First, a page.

Can You Say No?
That is a tough and real question to ask yourself. Can you honestly say no to someone? You know you have endless work to do, important deadlines, and someone asks you to do something – what do you do? Do you pile it on, or do you find a way to say no? Taking on too much can cause burnout and cause unnecessary stress at work that I’m sure most of us do not need.
Most of us think that if we say “no” that we’re seen in a negative light in that person’s eyes. What if that weren’t the case?
Don’t use no as an excuse to get out of something.
There is a huge difference between saying no to get out of doing something, and saying no because you are legitimately busy and overwhelmed. We all know who those people are, and we find ourselves sometimes taking on that work unnecessarily. What to do, what to do? Sit down with whomever asked you about taking on the work, and show them what you’re working on. Show them what is due when, and how it impacts the overall project or event. Even better if you can give time estimates on how long you think each module of work will take, can shine you in a pretty positive light. You’re not just saying no, you’re explaining the overall impact it will cause the company, if the work on your plate doesn’t get done. Bosses or project managers don’t want to harm the end result – that’s just silly business.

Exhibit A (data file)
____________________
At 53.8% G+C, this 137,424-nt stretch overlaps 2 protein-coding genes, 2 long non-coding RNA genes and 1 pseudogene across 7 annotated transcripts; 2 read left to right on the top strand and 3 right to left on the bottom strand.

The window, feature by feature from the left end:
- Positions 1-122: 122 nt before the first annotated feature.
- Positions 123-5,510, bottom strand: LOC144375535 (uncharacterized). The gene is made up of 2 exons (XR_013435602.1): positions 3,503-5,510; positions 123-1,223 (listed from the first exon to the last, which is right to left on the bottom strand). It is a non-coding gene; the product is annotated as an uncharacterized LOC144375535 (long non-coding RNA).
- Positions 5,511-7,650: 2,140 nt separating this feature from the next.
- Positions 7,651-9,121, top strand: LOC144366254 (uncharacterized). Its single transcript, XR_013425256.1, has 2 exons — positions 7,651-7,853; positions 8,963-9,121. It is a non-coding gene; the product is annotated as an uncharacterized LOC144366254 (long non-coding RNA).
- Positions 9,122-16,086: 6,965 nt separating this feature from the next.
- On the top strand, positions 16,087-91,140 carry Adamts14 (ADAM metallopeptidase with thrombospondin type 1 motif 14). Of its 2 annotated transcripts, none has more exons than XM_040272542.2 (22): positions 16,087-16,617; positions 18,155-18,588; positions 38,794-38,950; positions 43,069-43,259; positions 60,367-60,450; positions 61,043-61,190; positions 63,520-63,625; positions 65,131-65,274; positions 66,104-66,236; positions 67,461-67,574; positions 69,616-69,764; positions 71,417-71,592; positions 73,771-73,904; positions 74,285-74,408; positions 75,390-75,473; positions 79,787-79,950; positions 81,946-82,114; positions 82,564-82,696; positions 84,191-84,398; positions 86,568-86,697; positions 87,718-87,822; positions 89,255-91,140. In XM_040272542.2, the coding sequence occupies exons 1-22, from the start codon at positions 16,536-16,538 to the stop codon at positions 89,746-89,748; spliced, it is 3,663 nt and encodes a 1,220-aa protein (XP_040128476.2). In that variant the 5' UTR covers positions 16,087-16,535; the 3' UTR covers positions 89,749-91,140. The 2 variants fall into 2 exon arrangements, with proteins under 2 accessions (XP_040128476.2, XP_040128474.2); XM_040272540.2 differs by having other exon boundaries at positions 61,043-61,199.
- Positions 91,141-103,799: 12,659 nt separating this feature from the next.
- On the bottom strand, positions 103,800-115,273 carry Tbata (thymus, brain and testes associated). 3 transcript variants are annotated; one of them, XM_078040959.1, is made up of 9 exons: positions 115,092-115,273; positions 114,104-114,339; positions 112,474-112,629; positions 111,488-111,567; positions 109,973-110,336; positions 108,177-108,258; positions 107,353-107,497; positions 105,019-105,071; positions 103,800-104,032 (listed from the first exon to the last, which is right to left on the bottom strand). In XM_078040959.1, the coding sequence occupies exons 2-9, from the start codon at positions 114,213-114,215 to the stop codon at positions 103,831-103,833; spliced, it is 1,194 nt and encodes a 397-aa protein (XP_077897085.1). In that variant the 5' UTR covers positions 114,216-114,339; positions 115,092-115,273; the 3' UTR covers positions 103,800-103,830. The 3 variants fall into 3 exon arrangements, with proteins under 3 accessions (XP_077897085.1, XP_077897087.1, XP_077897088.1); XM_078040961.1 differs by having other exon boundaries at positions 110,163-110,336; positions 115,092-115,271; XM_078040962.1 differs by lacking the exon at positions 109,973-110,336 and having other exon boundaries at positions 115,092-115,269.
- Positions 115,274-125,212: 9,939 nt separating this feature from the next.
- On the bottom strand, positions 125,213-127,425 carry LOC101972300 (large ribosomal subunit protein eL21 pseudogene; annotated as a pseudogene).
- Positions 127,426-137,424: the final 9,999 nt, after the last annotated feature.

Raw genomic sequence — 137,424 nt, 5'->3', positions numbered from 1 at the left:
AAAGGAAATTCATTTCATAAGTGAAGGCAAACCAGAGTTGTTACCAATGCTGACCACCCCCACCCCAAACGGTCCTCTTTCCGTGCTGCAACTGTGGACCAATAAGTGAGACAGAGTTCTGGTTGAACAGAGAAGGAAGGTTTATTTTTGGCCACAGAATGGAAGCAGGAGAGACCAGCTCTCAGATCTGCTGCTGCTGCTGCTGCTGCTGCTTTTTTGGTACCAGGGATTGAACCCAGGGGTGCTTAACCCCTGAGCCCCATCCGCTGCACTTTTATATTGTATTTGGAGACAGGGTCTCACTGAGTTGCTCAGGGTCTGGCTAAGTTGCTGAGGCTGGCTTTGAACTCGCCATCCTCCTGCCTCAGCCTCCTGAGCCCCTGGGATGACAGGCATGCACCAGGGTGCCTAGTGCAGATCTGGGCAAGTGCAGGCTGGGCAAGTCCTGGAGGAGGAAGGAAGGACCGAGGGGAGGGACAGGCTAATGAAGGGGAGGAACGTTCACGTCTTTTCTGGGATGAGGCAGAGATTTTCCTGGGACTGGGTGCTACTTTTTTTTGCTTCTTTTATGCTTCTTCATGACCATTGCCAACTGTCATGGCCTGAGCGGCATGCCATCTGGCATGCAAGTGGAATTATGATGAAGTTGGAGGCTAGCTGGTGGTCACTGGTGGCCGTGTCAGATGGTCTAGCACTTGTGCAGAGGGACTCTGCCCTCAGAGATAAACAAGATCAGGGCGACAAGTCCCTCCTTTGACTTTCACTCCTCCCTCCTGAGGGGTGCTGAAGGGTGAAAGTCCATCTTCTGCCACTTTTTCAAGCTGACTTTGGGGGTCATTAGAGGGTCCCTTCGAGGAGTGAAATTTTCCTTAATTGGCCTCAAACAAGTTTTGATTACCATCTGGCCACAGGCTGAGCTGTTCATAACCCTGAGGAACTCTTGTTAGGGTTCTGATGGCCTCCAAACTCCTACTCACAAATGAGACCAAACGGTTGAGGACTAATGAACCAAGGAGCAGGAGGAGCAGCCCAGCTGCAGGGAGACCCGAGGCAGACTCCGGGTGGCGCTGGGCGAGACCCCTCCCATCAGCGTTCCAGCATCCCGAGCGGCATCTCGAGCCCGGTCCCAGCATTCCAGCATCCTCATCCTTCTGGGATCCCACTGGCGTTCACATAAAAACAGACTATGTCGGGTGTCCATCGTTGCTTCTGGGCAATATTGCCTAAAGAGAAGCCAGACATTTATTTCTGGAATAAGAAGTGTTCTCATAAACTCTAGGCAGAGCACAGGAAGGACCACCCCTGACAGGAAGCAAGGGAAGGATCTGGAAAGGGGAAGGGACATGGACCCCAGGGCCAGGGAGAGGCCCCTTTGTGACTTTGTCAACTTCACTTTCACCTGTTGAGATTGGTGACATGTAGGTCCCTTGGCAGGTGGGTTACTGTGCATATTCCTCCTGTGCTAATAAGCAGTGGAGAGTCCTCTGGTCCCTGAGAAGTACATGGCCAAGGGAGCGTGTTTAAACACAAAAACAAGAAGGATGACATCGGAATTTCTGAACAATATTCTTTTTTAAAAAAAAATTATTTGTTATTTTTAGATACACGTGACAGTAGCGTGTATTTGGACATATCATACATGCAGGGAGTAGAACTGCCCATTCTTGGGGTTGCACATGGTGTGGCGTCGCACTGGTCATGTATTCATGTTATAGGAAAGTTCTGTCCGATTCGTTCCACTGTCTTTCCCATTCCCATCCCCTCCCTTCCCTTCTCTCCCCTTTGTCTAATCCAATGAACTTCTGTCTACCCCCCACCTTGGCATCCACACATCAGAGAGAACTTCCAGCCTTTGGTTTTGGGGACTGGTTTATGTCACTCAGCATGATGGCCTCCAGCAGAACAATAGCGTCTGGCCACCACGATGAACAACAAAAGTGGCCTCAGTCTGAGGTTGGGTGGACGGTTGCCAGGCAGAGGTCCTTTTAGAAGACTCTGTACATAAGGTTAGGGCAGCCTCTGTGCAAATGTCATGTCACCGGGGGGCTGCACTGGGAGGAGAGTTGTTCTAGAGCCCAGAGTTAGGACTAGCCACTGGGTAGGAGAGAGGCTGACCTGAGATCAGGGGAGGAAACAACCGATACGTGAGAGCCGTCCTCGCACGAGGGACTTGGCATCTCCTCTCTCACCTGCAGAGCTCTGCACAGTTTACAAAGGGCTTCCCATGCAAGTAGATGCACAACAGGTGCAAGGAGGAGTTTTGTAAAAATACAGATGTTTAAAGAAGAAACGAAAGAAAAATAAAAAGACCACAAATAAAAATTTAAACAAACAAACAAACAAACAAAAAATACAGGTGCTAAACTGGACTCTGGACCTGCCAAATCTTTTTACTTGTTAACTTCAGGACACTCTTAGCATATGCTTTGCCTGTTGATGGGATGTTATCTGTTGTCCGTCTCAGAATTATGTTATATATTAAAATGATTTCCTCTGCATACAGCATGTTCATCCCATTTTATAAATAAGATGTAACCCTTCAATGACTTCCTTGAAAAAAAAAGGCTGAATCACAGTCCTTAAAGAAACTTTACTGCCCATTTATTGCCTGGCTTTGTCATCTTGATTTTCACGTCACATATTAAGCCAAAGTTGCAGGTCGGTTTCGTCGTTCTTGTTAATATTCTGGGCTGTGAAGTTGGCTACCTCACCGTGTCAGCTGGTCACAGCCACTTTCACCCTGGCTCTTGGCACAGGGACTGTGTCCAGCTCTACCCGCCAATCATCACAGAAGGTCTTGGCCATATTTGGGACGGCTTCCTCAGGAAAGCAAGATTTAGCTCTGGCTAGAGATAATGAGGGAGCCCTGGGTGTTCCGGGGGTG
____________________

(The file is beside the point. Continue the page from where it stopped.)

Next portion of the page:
If you think taking on additional work will cause your current work to suffer, say something. Being honest is the best policy (early life lessons from my parents) and shows the responsibility and care you have for the overall project. Win-WIn!
Are you the best suited person for this work?
Sure, you could take on the work even if you’re not busy, but are you really the person that should be taking on this work? Is this something that compliments your workplace strengths? Sure you could help, but perhaps finding someone with better strengths would be a more efficient use of company time and money. Try not to downplay your strengths, because sometimes our bosses see things we do not see in ourselves. Sometimes they are right (it’s our little secret), but you if you really think what they’ve asked of you is not possible, sit down and have an honest conversation about why you aren’t the right person.
Saying no is not catastrophic to your career.
Most of us stress about daring to say no, even when we have legitimate reasons because we think that it’ll cause damage to our growing careers, or tick off our boss. Saying no doesn’t reflect negatively on you (unless you’re saying no for all the wrong reasons), but rather shows that you’re not willing to burn yourself out, or cause missed deadlines, or imperfect events. Sometimes it’s inevitable, and that’s just the nature of the industry but saying no should always be a viable option when necessary.
As for the clients, that’s a whole other topic!